|Título||Photoperiodic Modulation of Circadian Clock and Reproductive Axis Gene Expression in the Pre-Pubertal European Sea Bass Brain.|
|Publication Type||Journal Article|
|Authors||Martins, RST, Gomez, A, Zanuy, S, Carrillo, M, Canario, AVM|
|Year of Publication||2015|
|Palavras-chave||Animals, Bass, Brain, Circadian Clocks, Female, Fish Proteins, Gene Expression Regulation, Male, Nerve Tissue Proteins, Photoperiod|
The acquisition of reproductive competence requires the activation of the brain-pituitary-gonad (BPG) axis, which in most vertebrates, including fishes, is initiated by changes in photoperiod. In the European sea bass long-term exposure to continuous light (LL) alters the rhythm of reproductive hormones, delays spermatogenesis and reduces the incidence of precocious males. In contrast, an early shift from long to short photoperiod (AP) accelerates spermatogenesis. However, how photoperiod affects key genes in the brain to trigger the onset of puberty is still largely unknown. Here, we investigated if the integration of the light stimulus by clock proteins is sufficient to activate key genes that trigger the BPG axis in the European sea bass. We found that the clock genes clock, npas2, bmal1 and the BPG genes gnrh, kiss and kissr share conserved transcription factor frameworks in their promoters, suggesting co-regulation. Other gene promoters of the BGP axis were also predicted to be co-regulated by the same frameworks. Co-regulation was confirmed through gene expression analysis of brains from males exposed to LL or AP photoperiod compared to natural conditions: LL fish had suppressed gnrh1, kiss2, galr1b and esr1, while AP fish had stimulated npas2, gnrh1, gnrh2, kiss2, kiss1rb and galr1b compared to NP. It is concluded that fish exposed to different photoperiods present significant expression differences in some clock and reproductive axis related genes well before the first detectable endocrine and morphological responses of the BPG axis.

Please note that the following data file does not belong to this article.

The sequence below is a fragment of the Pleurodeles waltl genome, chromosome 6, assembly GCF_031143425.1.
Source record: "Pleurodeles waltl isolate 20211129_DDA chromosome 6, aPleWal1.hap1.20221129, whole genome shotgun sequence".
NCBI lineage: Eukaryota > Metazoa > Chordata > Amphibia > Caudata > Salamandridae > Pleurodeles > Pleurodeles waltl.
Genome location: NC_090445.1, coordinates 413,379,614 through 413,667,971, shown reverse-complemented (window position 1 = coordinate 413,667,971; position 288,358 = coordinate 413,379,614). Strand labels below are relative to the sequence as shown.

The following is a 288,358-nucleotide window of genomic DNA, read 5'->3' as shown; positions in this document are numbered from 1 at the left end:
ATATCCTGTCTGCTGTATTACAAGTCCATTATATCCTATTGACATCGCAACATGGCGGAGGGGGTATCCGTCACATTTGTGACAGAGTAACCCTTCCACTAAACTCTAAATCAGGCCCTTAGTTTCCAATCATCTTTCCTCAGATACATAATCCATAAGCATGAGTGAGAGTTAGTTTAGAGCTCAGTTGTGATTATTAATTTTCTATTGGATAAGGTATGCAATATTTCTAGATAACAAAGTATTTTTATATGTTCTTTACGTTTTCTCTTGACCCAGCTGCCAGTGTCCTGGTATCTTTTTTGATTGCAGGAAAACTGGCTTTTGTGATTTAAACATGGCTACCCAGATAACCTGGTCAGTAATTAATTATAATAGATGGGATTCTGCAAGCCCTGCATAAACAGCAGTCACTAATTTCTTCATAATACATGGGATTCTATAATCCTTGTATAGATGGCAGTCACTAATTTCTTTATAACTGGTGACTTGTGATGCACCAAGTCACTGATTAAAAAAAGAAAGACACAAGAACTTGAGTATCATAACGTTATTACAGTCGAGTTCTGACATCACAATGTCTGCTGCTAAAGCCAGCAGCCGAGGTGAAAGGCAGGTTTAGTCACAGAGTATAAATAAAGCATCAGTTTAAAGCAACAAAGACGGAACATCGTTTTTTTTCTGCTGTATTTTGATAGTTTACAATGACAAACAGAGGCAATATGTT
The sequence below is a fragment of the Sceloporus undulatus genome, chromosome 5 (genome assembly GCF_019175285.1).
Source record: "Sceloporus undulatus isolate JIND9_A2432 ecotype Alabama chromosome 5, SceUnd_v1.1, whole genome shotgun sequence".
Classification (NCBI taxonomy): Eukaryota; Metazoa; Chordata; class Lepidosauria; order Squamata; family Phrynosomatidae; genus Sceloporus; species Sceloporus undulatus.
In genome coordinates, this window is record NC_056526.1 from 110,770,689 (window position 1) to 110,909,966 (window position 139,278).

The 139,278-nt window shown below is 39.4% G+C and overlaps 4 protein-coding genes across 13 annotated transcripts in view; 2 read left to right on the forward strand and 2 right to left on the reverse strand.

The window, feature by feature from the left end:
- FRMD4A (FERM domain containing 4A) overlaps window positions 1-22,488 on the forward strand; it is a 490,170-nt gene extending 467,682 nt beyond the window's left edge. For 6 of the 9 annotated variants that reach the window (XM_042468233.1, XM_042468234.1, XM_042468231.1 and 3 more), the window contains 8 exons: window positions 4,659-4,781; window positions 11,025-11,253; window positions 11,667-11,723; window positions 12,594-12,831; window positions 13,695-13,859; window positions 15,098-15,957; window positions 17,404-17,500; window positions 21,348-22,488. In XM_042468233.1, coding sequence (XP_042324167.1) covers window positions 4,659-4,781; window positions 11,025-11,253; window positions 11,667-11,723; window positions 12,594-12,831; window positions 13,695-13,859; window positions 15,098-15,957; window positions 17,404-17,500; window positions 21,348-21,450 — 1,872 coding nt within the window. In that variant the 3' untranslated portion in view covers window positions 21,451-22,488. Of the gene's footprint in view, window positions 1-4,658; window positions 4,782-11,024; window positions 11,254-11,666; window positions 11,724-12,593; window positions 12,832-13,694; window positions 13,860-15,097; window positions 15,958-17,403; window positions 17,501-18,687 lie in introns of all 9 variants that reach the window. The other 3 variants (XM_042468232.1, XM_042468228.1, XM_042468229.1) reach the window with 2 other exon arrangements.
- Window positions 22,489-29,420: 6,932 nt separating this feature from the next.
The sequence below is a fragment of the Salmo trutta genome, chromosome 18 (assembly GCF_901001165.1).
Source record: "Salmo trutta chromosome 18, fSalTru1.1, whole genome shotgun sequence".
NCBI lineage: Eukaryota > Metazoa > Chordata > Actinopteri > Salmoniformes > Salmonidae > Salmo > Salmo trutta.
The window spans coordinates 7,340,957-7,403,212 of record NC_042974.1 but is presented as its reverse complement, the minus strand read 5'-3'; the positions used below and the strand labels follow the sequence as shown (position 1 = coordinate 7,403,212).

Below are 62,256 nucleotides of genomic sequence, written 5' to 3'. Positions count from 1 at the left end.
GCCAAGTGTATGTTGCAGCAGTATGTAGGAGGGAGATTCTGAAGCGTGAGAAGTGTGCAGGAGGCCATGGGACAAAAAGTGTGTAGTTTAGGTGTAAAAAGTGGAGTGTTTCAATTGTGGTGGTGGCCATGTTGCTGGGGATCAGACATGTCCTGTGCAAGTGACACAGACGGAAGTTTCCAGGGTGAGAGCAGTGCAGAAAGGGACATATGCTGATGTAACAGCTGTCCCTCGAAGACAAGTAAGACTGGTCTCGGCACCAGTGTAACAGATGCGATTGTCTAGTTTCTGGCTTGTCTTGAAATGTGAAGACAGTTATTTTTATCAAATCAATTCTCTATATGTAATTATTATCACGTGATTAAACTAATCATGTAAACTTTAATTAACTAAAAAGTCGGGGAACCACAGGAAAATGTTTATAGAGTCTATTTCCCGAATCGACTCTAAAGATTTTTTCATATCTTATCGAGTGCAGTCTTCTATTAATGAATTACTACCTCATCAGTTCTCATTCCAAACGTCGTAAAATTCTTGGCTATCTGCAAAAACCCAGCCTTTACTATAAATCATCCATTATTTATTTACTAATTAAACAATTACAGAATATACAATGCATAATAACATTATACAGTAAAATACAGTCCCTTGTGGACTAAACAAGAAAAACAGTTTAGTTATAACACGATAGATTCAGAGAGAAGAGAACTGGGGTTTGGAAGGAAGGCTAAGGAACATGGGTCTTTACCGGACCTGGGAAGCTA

|Alternate Journal||PLoS ONE|
|PubMed Central ID||PMC4671726|